Now we will consider the mosque built to honor general Uqba — Sidi Uqba. Today this mosque is a very large modern building and, as expected of a modern mosque, it faces Mecca.

Upon general Uqba’s death, his successor, general Zuhayr ibn Qays, redeemed a number of soldiers that had been captured during the battle and sent them back to the battlefield to bury Uqba and build a mosque honoring him. Thus, the original building was very simple, entirely built of mortar.

This mosque was renovated several times. Records of these renovations are incomplete, so it is difficult to assess exact dates and details. One of the renovations was conducted in 416 AH (1025 CE) under the rule of al-Mu’izz ibn Badis. Further renovations occurred in the 800s AH, 1214 AH (1799 CE), and again in the later 1200s AH.

Gibson has not been able to measure the old mosque as it is now inside the new structure. Visitors have made rough measurements indicating that the old mosque faced south east, similar to other ‘parallel’ facing mosques.

Of particular interest to this discourse is the graveyard where the battle with Kusaila took place. According to Muslim tradition, one would expect the graves to face either Petra or Mecca. But, the graves face south-east at approximately 128 degrees. These graves are all aligned and are still visible today–but the Qiblas of these graves are unique in the Muslim world. (viii)

46 years after Uqba’s defeat, as the Muslims pushed further west, a mosque was built in Tunis, known as Jami’ al-Zaytuna. It has a Qibla of 154.12 degrees. Following this mosque, we find a number of mosques with similar surprising southward Qiblas.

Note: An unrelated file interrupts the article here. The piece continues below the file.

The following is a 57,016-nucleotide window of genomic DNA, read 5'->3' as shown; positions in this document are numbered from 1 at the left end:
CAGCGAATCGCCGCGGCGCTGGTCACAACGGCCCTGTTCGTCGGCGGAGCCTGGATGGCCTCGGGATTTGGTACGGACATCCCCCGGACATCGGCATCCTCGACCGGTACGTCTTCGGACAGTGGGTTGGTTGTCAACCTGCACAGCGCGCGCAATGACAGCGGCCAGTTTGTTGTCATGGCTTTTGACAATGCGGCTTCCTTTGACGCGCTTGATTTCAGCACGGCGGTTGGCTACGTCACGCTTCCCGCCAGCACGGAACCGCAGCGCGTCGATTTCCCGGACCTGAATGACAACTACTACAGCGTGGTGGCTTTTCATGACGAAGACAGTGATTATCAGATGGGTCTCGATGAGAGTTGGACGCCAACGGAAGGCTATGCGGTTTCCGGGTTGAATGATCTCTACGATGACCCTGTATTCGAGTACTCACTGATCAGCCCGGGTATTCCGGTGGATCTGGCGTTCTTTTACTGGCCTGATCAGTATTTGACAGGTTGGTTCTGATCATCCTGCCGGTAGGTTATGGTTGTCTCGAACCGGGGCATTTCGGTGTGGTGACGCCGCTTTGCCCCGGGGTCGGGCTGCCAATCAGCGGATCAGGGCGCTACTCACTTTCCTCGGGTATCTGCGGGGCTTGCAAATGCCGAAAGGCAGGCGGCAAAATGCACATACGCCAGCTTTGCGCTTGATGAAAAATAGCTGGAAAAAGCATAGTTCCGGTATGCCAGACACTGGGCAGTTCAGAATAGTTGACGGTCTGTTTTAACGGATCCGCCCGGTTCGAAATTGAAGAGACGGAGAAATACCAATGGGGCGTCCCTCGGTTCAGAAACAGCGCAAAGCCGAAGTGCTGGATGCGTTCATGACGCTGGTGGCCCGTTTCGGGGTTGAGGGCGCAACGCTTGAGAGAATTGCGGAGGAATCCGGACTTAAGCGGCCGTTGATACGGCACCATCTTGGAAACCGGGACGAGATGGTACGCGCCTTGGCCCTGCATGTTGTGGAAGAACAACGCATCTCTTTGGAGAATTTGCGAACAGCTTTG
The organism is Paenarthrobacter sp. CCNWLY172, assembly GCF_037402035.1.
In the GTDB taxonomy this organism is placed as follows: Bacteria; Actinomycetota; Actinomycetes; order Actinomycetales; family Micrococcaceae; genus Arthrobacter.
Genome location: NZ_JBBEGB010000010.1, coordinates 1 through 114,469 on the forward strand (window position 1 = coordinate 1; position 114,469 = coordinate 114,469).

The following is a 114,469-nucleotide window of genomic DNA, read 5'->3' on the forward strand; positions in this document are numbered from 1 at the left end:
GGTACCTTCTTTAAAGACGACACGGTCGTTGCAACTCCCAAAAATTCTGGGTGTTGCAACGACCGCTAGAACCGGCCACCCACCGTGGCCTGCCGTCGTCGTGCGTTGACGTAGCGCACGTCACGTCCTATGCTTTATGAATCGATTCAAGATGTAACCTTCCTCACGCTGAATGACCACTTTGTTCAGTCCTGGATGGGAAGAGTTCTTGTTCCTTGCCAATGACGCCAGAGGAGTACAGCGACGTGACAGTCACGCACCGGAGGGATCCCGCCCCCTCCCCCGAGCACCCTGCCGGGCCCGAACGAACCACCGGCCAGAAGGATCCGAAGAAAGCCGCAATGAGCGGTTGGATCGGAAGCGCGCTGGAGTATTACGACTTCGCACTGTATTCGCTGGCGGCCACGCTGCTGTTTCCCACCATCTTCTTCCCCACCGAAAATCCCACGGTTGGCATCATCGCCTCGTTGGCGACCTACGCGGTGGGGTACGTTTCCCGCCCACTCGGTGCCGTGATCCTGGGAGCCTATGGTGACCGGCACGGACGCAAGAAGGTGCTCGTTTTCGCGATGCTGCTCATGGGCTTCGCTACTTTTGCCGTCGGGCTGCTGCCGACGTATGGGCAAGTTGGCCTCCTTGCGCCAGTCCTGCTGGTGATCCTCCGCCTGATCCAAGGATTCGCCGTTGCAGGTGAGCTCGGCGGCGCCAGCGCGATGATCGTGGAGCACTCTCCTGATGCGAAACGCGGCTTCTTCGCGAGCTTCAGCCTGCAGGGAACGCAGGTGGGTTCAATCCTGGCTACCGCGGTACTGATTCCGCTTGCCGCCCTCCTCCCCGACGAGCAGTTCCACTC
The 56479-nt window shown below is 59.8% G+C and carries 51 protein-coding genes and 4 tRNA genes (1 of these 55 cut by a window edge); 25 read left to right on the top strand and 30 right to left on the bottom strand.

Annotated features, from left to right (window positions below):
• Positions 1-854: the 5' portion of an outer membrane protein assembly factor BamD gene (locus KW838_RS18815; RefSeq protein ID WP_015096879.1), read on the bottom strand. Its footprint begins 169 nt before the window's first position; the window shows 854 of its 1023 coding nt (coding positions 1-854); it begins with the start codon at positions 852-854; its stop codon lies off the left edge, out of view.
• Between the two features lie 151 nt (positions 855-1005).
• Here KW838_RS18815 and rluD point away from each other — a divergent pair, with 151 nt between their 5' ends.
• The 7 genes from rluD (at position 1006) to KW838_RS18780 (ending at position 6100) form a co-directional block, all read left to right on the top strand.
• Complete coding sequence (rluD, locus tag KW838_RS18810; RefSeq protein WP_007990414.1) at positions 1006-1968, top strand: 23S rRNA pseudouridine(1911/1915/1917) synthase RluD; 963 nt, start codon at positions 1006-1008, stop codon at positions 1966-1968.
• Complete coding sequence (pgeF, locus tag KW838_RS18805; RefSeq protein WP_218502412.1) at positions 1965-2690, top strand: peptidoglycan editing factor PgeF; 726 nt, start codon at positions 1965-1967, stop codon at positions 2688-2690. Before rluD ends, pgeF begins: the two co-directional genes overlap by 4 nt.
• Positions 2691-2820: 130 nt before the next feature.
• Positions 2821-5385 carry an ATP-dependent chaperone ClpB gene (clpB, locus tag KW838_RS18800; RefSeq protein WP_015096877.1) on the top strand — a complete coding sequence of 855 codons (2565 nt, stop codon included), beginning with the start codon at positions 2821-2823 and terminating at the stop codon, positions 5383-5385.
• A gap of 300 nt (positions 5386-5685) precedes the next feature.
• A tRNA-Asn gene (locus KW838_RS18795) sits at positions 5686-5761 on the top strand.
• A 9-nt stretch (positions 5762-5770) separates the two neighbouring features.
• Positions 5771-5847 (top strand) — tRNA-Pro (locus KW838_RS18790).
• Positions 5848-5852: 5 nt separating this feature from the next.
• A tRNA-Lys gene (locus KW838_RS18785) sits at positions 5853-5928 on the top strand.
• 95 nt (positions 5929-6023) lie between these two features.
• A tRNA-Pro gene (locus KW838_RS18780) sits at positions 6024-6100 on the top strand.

Gibson has called these ‘parallel mosques,’ as they face a direction parallel to a line drawn from Petra to Mecca—at 155 degrees. The Ka’ba building in Mecca, Saudi Arabia, faces toward Petra with a similar angle.


The Ka'ba faces Petra. The angle is 337 facing north or 155 degrees facing south.

The Ka'ba faces Petra. The angle is 337 facing north or 155 degrees facing south.


To understand these highly unusual Qiblas, it is helpful to place these mosques within the wider Qibla controversy at the time. In 83 AH (702 CE) al-Ḥajjāj started to build his Between mosques. Petra was destroyed in a powerful earthquake in 94 AH (713 CE), which further undermined the original Petra Qibla and helped al-Ḥajjāj promote his Between Qibla position. At the time, Mecca was only beginning to be accepted.


Qibla Confusion Timeline

Qibla Confusion Timeline


This incredible confusion in the Muslim world regarding Qibla direction extended to the conquerors in North Africa. They had to orient their mosques in some direction. They could choose Petra, which was quickly falling out of favour. Or they could choose Mecca, which was only starting to enjoy legitimacy. Or, perhaps, the African mosque builders could invent their own solution. The African Muslims already had two buildings which faced southward. Add to this their hostile disposition toward the rulers in Damascus, and it appears the African leaders developed their own ‘parallel’ Qibla tradition.

Gibson has identified seven mosques which originate from the time period before the Muslim armies reached Spain, all of them using the parallel Qibla. After the Muslim armies crossed into Spain, and after much of the fighting had settled down, the Muslim rulers set about constructing several magnificent Spanish mosques. True to form, they looked for a location that already had plenty of building materials, quarried and squared. Usually they used Roman temples, or Christian churches and basilicas.

In Cordoba, the new Muslim government found a suitable building site, and set about building a magnificent mosque. They chose a parallel Qibla for this mosque just as they had in North Africa. The Cordoba Qibla was set at 157.12 degrees, similar to the other Qiblas in North Africa.

Once again the historical sources we have which describe the Umayyad conquest of Spain from North Africa are full of variances. They originate much later than the events they record, and represent the many different Islamic factions in Spain, known as Al-Andalus.